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Grindr Is Disabling Its Ethnicity Filter to Fight Racism

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The app announced that they are also making donations to efforts for people of color.

The location-based gay dating app Grindr has said that it will remove its ethnicity filter in solidarity with the Black Lives Matter movement. The app, which has long been criticized for letting racism, xenophobia, transphobia, femmephobia, and fatphobia run unchecked, posted the announcement Monday.

"We will not be silent," they wrote in a tweet. The tweet included a release, also posted to the brand's Instagram account that indicated the company which was recently sold for over $600 million, is also making donations in connection with the effort.

"We stand in solidarity with the #BlackLivesMatter movement and the hundreds of thousands of queer people of color who log in to our app every day," the graphic reads. The news comes as uprisings break out nationwide over a series of police killings with Black victims. "We will not be silent, and we will not be inactive. Today we are making donations to the Marsha P. Johnson Institute and Black Lives Matter, and urge you to do the same if you can. We will continue to fight racism on Grindr, both through dialogue with our community and a zero-tolerance policy for racism and hate speech on our platform. As part of this commitment, and based on your feedback, we have decided to remove the ethnicity filter from our next release."

The company has not yet announced how much was donated to the aforementioned efforts.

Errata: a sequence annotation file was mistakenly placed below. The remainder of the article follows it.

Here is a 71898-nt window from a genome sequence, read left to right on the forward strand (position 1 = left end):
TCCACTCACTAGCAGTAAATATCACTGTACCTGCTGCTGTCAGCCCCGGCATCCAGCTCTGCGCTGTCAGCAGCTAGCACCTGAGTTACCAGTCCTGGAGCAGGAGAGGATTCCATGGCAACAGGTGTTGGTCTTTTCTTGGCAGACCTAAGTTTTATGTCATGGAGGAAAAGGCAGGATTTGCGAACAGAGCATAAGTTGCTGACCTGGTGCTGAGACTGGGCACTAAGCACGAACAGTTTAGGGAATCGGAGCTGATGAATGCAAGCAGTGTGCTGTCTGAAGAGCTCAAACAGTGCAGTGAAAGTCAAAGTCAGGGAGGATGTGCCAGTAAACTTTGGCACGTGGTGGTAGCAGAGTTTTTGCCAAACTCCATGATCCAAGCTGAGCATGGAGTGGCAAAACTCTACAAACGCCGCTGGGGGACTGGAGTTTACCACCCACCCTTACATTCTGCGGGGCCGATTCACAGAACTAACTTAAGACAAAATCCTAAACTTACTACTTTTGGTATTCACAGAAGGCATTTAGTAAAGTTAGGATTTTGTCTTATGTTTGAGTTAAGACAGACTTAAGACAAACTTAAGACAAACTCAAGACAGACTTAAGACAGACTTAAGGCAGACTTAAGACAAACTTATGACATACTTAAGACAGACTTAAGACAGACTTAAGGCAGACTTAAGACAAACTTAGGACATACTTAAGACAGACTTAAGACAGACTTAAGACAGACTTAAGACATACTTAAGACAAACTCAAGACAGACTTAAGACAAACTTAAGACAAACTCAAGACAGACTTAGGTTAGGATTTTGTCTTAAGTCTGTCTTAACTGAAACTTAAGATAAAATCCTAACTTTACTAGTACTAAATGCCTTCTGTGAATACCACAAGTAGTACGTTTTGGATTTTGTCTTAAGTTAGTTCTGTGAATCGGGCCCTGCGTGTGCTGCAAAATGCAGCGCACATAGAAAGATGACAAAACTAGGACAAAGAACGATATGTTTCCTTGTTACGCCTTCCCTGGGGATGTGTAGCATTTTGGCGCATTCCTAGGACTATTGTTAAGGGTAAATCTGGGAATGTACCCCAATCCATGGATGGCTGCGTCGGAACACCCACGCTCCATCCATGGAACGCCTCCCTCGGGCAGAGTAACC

The filter allows those who pay for the service (or everyone, when the company is running a promotion) to filter their search results by the ethnicity users have on their profile. It has been the subject of at least one lawsuit, but is also only one aspect of an overwhelmingly toxic user experience for many queer people of color who use the app. Multiple studies have shown that this has been detrimental to the mental health and self-steem of users.

In September 2018, the company launched its anti-discrimination initiative Kindr. At the time, created during the tenure of former Grindr Chief Creative Officer Zach Stafford, it was said to be the beginning of a campaign to address the app's many issues. It featured people of color as well as various physical ability levels, sizes, and gender presentations. Shortly after it launched, the vast majority of the editorial team who had worked on it was disbanded, and there has been little mention of it since.

There has been no indication of when Grindr's next release will be issued. This news comes in place of their initial Prife plans dubbed "Pride Perserves." That calendar will launch Tuesday according to the company's Instagram caption.

RELATED | Racism on Grindr Is Bad for Your Brain

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